There are some restaurants that I've omitted from my wish list not because they aren't good enough but because they're too good. For example, Beijing's Ya Wang breeds its own ducks and puts them on a special diet before roasting them in an oven that uses a particular kind of wood. I'm not sure you can replicate those conditions easily outside of Beijing. Then there's the amazing contemporary Chinese cuisine of Dadong. The quality of this Beijing mini-chain is inextricably linked to Chef Dong and I can't see how standards can be maintained if he also opens a restaurant in London.

As I mused at the beginning of this post, it's highly unlikely that any of these chains will actually open in London. So for now, I'll have to make do with my fantasy that Xiao Nan Guo is my local Chinese restaurant and that Din Tai Fung have taken over each and every branch of the execrable dim sum chain, Ping Pong.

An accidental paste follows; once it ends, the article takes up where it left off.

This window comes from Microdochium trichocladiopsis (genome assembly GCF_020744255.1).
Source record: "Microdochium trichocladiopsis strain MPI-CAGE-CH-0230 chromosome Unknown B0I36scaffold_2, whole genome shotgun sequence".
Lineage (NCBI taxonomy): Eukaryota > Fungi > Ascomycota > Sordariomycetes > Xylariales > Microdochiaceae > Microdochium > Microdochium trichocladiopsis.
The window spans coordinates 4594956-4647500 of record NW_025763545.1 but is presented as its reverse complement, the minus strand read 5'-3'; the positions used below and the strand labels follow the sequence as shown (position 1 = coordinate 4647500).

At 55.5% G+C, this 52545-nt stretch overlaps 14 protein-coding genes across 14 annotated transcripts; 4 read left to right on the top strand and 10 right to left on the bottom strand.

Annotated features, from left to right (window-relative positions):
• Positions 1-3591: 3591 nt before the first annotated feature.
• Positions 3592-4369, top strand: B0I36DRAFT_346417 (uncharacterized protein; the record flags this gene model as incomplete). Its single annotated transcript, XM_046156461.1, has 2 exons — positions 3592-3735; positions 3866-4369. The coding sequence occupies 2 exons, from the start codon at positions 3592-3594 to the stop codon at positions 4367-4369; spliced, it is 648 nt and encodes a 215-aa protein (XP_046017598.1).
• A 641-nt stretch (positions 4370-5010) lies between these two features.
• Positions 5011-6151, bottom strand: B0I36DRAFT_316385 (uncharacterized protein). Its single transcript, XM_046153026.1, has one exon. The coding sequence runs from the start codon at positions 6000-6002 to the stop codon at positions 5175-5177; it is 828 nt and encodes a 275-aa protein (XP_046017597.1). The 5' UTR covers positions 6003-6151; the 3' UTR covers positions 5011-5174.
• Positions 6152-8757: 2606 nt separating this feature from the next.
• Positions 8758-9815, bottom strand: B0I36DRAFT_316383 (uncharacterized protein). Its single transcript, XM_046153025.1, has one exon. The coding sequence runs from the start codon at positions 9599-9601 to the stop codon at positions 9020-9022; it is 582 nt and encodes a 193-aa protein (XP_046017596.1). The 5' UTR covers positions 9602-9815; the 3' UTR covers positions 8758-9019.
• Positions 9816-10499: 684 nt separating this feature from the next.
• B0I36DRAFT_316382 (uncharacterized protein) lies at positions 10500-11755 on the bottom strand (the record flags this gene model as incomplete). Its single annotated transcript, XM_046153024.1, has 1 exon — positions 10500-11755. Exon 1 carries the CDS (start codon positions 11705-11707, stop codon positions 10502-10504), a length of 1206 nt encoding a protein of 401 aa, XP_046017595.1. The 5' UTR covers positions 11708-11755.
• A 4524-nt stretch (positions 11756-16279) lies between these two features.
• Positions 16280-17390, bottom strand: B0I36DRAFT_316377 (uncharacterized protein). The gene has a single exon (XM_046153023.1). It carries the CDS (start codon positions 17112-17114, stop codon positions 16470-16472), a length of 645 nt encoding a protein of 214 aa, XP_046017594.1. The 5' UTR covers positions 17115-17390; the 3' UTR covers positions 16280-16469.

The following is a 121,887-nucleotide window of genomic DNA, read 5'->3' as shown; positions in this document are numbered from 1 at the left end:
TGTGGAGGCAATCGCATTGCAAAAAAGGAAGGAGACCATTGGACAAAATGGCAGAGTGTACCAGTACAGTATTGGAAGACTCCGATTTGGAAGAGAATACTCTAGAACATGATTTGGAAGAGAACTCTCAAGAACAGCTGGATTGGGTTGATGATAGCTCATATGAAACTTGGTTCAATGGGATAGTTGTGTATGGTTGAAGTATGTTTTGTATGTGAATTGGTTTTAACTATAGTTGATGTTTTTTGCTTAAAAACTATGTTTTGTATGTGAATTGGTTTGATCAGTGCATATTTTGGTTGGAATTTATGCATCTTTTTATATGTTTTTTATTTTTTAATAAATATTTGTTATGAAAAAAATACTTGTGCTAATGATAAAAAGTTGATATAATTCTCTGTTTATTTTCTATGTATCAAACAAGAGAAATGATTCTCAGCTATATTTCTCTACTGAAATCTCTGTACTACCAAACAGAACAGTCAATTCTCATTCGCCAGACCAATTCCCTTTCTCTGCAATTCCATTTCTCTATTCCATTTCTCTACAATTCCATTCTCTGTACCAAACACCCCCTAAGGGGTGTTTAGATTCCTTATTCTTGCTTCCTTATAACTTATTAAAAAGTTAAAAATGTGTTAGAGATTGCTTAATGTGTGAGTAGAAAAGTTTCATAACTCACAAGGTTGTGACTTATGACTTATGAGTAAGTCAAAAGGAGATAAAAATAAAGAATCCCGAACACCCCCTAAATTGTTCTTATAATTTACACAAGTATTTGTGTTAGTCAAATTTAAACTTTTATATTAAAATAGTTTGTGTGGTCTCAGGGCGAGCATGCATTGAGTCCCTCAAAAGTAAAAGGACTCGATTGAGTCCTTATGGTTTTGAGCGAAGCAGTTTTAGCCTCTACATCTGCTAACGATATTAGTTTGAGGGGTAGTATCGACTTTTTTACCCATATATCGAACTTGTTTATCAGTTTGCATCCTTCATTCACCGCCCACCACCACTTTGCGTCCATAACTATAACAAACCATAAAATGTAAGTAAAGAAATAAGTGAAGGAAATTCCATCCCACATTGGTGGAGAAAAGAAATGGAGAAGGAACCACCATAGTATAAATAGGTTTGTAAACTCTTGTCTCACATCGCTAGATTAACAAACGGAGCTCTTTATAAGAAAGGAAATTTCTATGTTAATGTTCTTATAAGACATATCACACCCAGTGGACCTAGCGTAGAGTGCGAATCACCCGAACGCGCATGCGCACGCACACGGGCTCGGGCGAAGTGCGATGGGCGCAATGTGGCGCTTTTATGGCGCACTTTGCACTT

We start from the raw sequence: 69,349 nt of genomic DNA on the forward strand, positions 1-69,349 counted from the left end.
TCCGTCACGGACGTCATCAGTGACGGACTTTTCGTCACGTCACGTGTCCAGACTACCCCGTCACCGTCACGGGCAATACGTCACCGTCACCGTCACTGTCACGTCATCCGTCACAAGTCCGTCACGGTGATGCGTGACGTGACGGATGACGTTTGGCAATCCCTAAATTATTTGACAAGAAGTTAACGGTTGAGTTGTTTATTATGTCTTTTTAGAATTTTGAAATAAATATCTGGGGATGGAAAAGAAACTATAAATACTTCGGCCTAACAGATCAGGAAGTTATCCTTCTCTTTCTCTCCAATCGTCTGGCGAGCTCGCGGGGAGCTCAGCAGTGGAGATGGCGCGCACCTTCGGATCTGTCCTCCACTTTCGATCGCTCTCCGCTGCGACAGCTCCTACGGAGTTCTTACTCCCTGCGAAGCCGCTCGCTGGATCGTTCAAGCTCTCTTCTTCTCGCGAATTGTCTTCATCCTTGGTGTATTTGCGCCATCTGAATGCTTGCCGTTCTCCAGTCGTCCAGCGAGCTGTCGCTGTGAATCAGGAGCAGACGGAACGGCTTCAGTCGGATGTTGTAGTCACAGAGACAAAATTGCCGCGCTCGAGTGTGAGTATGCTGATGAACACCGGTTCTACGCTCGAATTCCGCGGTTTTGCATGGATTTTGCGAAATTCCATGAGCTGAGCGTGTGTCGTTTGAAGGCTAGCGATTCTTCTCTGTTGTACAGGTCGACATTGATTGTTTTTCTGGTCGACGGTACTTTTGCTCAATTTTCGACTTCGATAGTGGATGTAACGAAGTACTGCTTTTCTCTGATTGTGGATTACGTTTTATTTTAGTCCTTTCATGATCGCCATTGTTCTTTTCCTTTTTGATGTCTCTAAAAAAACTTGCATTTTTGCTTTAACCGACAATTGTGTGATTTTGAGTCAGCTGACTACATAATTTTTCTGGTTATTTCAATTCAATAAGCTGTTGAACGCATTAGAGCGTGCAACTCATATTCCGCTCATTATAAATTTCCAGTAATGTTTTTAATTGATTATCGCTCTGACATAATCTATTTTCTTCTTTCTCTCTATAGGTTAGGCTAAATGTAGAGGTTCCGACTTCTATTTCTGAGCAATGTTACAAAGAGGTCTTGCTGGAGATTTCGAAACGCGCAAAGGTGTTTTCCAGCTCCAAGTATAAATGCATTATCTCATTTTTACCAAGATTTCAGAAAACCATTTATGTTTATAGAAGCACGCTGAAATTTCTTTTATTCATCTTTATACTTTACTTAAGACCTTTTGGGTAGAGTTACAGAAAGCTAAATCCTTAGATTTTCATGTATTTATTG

Lastly, what restaurants from faraway places would you like to see open in London?


  1. Glad I inspired you to torture yourself with food dreams!

    As an aside, one thing I think all of those chains could do though is take a leaf out of the atmosphere of London restaurants.

    Lei Gardens/ Crystal Jade/ DTF/ XNG (which I've not been to but kind of presume would be similar) go for immense rooms, (sometimes) bad carpets and a slight feeling of churn. We've had meals where the food is memorable but the experience falling slightly behind. DTF had amazing amazing XLBs but I didn't feel like I wanted to stay (same with Lei but a bit better with Crystal Jade).